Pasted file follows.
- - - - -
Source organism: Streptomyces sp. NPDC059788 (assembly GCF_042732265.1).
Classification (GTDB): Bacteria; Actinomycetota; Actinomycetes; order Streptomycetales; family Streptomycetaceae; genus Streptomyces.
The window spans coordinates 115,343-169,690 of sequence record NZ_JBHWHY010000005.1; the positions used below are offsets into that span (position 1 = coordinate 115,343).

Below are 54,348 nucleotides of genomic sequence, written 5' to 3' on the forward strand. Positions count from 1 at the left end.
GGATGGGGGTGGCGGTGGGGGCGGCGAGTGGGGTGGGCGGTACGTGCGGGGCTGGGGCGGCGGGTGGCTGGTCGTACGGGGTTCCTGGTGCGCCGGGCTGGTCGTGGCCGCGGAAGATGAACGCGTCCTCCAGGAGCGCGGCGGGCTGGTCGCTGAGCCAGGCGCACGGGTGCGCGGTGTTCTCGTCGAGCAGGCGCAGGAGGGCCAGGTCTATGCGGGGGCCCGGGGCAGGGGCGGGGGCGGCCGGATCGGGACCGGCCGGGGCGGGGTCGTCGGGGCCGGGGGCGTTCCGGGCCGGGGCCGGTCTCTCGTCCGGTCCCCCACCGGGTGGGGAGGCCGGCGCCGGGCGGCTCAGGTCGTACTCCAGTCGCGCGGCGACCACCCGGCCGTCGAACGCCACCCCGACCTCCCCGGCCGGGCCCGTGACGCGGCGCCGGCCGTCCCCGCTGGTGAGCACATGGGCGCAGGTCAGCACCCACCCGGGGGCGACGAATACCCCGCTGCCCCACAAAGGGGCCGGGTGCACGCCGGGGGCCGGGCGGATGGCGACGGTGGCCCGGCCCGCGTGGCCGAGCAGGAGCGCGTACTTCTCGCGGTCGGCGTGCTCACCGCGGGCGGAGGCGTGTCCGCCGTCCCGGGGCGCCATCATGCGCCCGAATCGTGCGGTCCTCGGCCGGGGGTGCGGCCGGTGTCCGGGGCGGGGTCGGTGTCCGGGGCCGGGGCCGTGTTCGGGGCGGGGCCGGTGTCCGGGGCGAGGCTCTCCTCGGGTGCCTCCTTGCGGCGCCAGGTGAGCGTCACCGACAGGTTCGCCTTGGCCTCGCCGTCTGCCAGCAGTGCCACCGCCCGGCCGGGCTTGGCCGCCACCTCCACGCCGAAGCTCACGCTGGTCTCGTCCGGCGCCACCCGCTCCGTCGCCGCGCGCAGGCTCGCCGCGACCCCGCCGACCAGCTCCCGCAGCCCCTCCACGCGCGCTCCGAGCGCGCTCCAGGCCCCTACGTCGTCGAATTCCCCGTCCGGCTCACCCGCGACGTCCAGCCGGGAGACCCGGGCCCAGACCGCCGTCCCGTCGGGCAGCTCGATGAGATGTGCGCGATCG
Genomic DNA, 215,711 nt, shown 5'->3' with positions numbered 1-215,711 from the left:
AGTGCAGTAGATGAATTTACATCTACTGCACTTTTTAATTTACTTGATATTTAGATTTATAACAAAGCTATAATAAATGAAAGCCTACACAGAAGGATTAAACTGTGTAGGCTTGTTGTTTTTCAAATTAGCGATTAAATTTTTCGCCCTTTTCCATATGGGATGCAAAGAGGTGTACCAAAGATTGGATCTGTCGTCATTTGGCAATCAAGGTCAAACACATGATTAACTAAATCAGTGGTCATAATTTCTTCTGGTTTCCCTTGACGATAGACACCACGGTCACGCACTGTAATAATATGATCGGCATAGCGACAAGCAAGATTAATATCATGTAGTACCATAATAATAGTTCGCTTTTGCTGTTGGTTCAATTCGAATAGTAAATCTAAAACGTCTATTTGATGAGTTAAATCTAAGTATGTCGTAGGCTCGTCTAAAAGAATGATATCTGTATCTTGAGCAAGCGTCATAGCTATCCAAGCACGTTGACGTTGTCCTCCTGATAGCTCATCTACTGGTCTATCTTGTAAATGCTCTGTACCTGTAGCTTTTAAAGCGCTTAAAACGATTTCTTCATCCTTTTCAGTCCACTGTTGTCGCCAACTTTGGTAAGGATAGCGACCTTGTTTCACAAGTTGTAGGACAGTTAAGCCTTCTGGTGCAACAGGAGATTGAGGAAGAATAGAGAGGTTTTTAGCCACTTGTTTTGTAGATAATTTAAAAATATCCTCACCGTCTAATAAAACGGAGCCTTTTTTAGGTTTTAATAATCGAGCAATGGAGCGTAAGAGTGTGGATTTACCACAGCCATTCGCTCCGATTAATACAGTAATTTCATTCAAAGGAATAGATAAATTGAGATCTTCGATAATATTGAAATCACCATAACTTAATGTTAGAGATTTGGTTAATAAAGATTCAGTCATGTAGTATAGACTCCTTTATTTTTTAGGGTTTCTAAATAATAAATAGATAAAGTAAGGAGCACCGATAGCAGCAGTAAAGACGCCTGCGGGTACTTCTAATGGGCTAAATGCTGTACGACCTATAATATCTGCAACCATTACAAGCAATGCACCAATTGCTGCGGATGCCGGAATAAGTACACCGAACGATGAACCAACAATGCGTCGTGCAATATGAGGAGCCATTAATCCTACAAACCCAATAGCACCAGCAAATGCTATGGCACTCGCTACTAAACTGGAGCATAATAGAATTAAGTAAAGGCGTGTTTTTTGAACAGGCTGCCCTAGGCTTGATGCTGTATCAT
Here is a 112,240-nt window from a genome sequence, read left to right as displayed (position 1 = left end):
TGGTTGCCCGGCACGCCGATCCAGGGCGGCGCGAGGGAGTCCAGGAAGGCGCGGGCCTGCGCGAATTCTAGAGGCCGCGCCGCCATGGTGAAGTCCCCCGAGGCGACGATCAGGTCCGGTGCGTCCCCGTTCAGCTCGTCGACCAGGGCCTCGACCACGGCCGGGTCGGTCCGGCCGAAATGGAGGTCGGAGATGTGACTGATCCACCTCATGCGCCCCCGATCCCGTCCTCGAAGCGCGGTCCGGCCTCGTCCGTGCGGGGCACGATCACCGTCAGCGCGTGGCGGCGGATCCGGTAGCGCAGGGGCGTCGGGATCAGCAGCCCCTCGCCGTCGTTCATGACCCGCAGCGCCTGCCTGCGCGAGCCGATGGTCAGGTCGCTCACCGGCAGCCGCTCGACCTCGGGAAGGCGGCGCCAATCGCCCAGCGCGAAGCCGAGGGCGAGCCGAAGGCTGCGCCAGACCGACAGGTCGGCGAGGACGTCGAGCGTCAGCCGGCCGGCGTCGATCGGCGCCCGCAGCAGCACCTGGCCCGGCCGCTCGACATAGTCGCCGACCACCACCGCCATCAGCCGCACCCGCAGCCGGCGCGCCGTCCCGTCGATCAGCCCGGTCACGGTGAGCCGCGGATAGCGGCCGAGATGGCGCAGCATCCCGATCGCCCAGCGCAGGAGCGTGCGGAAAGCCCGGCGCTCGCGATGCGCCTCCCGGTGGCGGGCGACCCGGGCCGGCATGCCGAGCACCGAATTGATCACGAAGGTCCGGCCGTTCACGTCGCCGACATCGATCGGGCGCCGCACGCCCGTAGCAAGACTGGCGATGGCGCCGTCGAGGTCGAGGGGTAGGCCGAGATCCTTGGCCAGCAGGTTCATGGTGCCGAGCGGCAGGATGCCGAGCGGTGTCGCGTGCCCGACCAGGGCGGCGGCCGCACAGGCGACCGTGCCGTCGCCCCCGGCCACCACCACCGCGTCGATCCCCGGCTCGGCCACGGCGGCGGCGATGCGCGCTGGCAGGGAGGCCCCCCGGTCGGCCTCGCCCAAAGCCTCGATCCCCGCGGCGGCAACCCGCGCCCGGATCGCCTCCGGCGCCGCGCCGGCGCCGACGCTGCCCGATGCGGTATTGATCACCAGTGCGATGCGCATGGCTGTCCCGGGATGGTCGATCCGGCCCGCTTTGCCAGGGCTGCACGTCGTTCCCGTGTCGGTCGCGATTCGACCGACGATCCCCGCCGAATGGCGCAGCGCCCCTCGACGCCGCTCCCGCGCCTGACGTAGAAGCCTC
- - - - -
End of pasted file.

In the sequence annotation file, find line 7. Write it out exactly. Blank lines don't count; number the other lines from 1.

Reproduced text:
AGTGCAGTAGATGAATTTACATCTACTGCACTTTTTAATTTACTTGATATTTAGATTTATAACAAAGCTATAATAAATGAAAGCCTACACAGAAGGATTAAACTGTGTAGGCTTGTTGTTTTTCAAATTAGCGATTAAATTTTTCGCCCTTTTCCATATGGGATGCAAAGAGGTGTACCAAAGATTGGATCTGTCGTCATTTGGCAATCAAGGTCAAACACATGATTAACTAAATCAGTGGTCATAATTTCTTCTGGTTTCCCTTGACGATAGACACCACGGTCACGCACTGTAATAATATGATCGGCATAGCGACAAGCAAGATTAATATCATGTAGTACCATAATAATAGTTCGCTTTTGCTGTTGGTTCAATTCGAATAGTAAATCTAAAACGTCTATTTGATGAGTTAAATCTAAGTATGTCGTAGGCTCGTCTAAAAGAATGATATCTGTATCTTGAGCAAGCGTCATAGCTATCCAAGCACGTTGACGTTGTCCTCCTGATAGCTCATCTACTGGTCTATCTTGTAAATGCTCTGTACCTGTAGCTTTTAAAGCGCTTAAAACGATTTCTTCATCCTTTTCAGTCCACTGTTGTCGCCAACTTTGGTAAGGATAGCGACCTTGTTTCACAAGTTGTAGGACAGTTAAGCCTTCTGGTGCAACAGGAGATTGAGGAAGAATAGAGAGGTTTTTAGCCACTTGTTTTGTAGATAATTTAAAAATATCCTCACCGTCTAATAAAACGGAGCCTTTTTTAGGTTTTAATAATCGAGCAATGGAGCGTAAGAGTGTGGATTTACCACAGCCATTCGCTCCGATTAATACAGTAATTTCATTCAAAGGAATAGATAAATTGAGATCTTCGATAATATTGAAATCACCATAACTTAATGTTAGAGATTTGGTTAATAAAGATTCAGTCATGTAGTATAGACTCCTTTATTTTTTAGGGTTTCTAAATAATAAATAGATAAAGTAAGGAGCACCGATAGCAGCAGTAAAGACGCCTGCGGGTACTTCTAATGGGCTAAATGCTGTACGACCTATAATATCTGCAACCATTACAAGCAATGCACCAATTGCTGCGGATGCCGGAATAAGTACACCGAACGATGAACCAACAATGCGTCGTGCAATATGAGGAGCCATTAATCCTACAAACCCAATAGCACCAGCAAATGCTATGGCACTCGCTACTAAACTGGAGCATAATAGAATTAAGTAAAGGCGTGTTTTTTGAACAGGCTGCCCTAGGCTTGATGCTGTATCAT